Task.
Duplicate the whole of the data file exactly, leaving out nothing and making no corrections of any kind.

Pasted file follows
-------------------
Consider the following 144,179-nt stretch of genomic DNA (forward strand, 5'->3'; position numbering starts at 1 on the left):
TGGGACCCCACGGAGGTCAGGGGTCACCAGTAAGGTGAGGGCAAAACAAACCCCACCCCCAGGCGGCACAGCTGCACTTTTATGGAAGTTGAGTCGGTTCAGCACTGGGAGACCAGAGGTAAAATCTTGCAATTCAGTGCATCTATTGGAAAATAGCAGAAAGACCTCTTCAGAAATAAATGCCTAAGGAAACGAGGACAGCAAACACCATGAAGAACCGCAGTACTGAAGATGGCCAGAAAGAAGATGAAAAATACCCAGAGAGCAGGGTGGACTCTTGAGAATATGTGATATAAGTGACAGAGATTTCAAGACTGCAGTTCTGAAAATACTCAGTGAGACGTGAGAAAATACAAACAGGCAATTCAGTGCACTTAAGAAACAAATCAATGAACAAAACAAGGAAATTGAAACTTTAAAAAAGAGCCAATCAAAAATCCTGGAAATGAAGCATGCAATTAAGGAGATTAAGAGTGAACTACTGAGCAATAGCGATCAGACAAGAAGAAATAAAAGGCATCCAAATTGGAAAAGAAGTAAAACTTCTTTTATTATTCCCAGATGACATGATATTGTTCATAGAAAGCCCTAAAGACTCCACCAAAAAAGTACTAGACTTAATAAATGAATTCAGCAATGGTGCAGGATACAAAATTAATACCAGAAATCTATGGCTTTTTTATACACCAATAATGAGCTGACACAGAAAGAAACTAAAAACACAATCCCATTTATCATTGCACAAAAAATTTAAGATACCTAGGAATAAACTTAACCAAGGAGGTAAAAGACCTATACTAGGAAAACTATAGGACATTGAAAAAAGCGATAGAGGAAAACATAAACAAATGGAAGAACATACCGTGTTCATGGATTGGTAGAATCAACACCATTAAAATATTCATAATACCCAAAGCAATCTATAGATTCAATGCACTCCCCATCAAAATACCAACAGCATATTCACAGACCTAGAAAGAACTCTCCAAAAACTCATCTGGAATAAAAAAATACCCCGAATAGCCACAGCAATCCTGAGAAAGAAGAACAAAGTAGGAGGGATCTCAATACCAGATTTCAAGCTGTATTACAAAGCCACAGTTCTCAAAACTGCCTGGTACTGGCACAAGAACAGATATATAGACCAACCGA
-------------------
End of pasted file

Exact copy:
Consider the following 144,179-nt stretch of genomic DNA (forward strand, 5'->3'; position numbering starts at 1 on the left):
TGGGACCCCACGGAGGTCAGGGGTCACCAGTAAGGTGAGGGCAAAACAAACCCCACCCCCAGGCGGCACAGCTGCACTTTTATGGAAGTTGAGTCGGTTCAGCACTGGGAGACCAGAGGTAAAATCTTGCAATTCAGTGCATCTATTGGAAAATAGCAGAAAGACCTCTTCAGAAATAAATGCCTAAGGAAACGAGGACAGCAAACACCATGAAGAACCGCAGTACTGAAGATGGCCAGAAAGAAGATGAAAAATACCCAGAGAGCAGGGTGGACTCTTGAGAATATGTGATATAAGTGACAGAGATTTCAAGACTGCAGTTCTGAAAATACTCAGTGAGACGTGAGAAAATACAAACAGGCAATTCAGTGCACTTAAGAAACAAATCAATGAACAAAACAAGGAAATTGAAACTTTAAAAAAGAGCCAATCAAAAATCCTGGAAATGAAGCATGCAATTAAGGAGATTAAGAGTGAACTACTGAGCAATAGCGATCAGACAAGAAGAAATAAAAGGCATCCAAATTGGAAAAGAAGTAAAACTTCTTTTATTATTCCCAGATGACATGATATTGTTCATAGAAAGCCCTAAAGACTCCACCAAAAAAGTACTAGACTTAATAAATGAATTCAGCAATGGTGCAGGATACAAAATTAATACCAGAAATCTATGGCTTTTTTATACACCAATAATGAGCTGACACAGAAAGAAACTAAAAACACAATCCCATTTATCATTGCACAAAAAATTTAAGATACCTAGGAATAAACTTAACCAAGGAGGTAAAAGACCTATACTAGGAAAACTATAGGACATTGAAAAAAGCGATAGAGGAAAACATAAACAAATGGAAGAACATACCGTGTTCATGGATTGGTAGAATCAACACCATTAAAATATTCATAATACCCAAAGCAATCTATAGATTCAATGCACTCCCCATCAAAATACCAACAGCATATTCACAGACCTAGAAAGAACTCTCCAAAAACTCATCTGGAATAAAAAAATACCCCGAATAGCCACAGCAATCCTGAGAAAGAAGAACAAAGTAGGAGGGATCTCAATACCAGATTTCAAGCTGTATTACAAAGCCACAGTTCTCAAAACTGCCTGGTACTGGCACAAGAACAGATATATAGACCAACCGA